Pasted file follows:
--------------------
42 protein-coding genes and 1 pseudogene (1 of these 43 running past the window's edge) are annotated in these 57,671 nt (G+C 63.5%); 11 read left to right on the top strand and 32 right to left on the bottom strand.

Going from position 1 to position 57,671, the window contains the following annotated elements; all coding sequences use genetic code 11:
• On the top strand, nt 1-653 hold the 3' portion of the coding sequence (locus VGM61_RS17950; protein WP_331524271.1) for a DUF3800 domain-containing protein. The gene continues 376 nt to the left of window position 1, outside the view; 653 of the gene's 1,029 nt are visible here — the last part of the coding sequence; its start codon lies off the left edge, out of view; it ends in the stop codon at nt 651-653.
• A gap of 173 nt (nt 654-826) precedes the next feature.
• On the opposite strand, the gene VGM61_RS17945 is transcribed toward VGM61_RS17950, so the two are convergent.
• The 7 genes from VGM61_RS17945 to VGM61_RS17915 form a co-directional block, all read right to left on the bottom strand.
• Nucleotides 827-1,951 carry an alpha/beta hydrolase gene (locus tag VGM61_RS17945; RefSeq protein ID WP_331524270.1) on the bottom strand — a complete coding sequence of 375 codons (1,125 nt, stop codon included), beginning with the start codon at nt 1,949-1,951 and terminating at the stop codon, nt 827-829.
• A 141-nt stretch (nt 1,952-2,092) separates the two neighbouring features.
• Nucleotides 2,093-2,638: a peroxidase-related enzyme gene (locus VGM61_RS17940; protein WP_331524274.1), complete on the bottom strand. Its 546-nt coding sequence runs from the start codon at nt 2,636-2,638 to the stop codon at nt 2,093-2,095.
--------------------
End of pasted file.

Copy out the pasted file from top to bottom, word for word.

42 protein-coding genes and 1 pseudogene (1 of these 43 running past the window's edge) are annotated in these 57,671 nt (G+C 63.5%); 11 read left to right on the top strand and 32 right to left on the bottom strand.

Going from position 1 to position 57,671, the window contains the following annotated elements; all coding sequences use genetic code 11:
• On the top strand, nt 1-653 hold the 3' portion of the coding sequence (locus VGM61_RS17950; protein WP_331524271.1) for a DUF3800 domain-containing protein. The gene continues 376 nt to the left of window position 1, outside the view; 653 of the gene's 1,029 nt are visible here — the last part of the coding sequence; its start codon lies off the left edge, out of view; it ends in the stop codon at nt 651-653.
• A gap of 173 nt (nt 654-826) precedes the next feature.
• On the opposite strand, the gene VGM61_RS17945 is transcribed toward VGM61_RS17950, so the two are convergent.
• The 7 genes from VGM61_RS17945 to VGM61_RS17915 form a co-directional block, all read right to left on the bottom strand.
• Nucleotides 827-1,951 carry an alpha/beta hydrolase gene (locus tag VGM61_RS17945; RefSeq protein ID WP_331524270.1) on the bottom strand — a complete coding sequence of 375 codons (1,125 nt, stop codon included), beginning with the start codon at nt 1,949-1,951 and terminating at the stop codon, nt 827-829.
• A 141-nt stretch (nt 1,952-2,092) separates the two neighbouring features.
• Nucleotides 2,093-2,638: a peroxidase-related enzyme gene (locus VGM61_RS17940; protein WP_331524274.1), complete on the bottom strand. Its 546-nt coding sequence runs from the start codon at nt 2,636-2,638 to the stop codon at nt 2,093-2,095.